I am OUTRAGED that the author, a so-called “changed” sophomore, openly admits that she watched one of her male “friends” take advantage of a girl who was clearly too intoxicated to make a proper judgment call. The author observed and did absolutely nothing to intervene, and instead took the opportunity to make an example out of one young student and a situation that should never, under any circumstances, ever be taken lightly.

    As a victim of sexual assault on our very own campus, I’d just like to make a point that if any ‘changed’ student should ever encounter a helpless individual in a similar situation, please, don’t brush it off as some drunk girl just getting what she deserves. No one should ever have to be in that situation.

    That being said, reread the article again. Hopefully your perspective on what’s deemed ‘funny’ will have changed. Because if anything, this article is far from hilarious. It’s downright disturbing.

    • JG

      September 15, 2010 at 6:18 pm

      Why is it always the editors who get blamed? This is a voice of someone on the campus community, why shouldn’t they be allowed to talk?

  2. Kate

    September 15, 2010 at 5:58 pm


    First I’d like to say I am truly sorry if I offended you. This article was never intended to make an example out of someone and I certainly do not think that this particular girl “got what she deserves.” And I don’t believe I even insinuated that. As a matter of fact, the entire reason for the article being written was to warn girls of the dangers of reckless behavior. Because the article had a more lighthearted tone, with a serious undertone, more people are going to read it! This is a good thing! Hopefully girls will read this article and have their eyes opened to what some people are truly after. Please read it again, the last paragraph especially, and realize this article is a warning, not a condemnation or a chance to make fun of some unsuspecting girl. That is entirely not the point.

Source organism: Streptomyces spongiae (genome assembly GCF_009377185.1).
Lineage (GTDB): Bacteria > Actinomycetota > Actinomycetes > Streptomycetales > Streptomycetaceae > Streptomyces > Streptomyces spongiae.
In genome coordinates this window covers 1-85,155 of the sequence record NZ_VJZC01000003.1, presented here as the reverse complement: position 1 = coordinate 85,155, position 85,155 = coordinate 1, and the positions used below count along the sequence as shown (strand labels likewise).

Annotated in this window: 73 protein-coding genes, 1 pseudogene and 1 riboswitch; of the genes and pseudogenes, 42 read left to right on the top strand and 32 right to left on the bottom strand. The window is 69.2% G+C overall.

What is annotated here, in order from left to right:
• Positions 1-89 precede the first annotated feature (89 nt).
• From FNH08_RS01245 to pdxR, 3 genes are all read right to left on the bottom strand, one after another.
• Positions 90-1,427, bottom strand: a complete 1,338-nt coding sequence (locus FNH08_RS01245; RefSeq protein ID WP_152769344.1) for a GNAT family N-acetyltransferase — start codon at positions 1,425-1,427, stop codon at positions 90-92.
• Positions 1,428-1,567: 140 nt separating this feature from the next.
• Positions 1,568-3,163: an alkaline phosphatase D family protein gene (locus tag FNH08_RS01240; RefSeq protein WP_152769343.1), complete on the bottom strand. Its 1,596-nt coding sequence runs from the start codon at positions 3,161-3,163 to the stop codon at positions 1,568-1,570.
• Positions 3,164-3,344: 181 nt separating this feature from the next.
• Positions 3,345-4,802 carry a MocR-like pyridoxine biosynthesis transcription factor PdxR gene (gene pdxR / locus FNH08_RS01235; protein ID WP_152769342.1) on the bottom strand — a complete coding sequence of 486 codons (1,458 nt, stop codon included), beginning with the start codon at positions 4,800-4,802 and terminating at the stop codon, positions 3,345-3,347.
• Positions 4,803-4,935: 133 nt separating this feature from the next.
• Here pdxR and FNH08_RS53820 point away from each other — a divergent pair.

3. Barbara Sueko

    September 20, 2010 at 8:08 pm

    Although the intended message of this article (and supposed intent of the author) was to warn freshman girls to the dangers of binge drinking and jackass upperclassmen, I think it goes without saying that what she ended up doing is condoning the behavior.

    Actions speak louder than words, and rather than actually do something to stop the cycle and make a change, the author just watched her male “friend” take advantage of someone she claims she was just 12 months prior. Really? Really!? If she were as proactive as she seems to claim she is, she would’ve done something. She would’ve told her so-called friend to knock off the douche-bag behavior, call it a night, and send the girl home.

    The author need not give herself a pat on the back for making it out of her freshman year “unscathed” because it’s now all a moot point. You let someone else make the mistakes you were “lucky” enough to avoid and to me, that’s almost even worse because that girl didn’t yet have the hindsight to see things clearly.

    Kudos to putting your name on this article, but I shake my head at the fact that, in the moment, you still were not brave enough to stand up for what was right.

  4. Jerry Sloan

    September 22, 2010 at 4:30 pm

    What were you trying to accomplish other than claiming you are an accomplice to rape…? That must make you a great reporter and a great human being….

    • Michael

      September 25, 2010 at 9:16 pm

      This is one of the most ignorant comments I’ve ever had the misfortune of reading on the internet. Think about what you are really accusing the writer of this article of when you use the word “accomplice to rape.” First of all consider the fact that the incident referred to in the article wasn’t the same incident you refer to when you use the word “rape.” That immediately negates your malicious and foolish statement.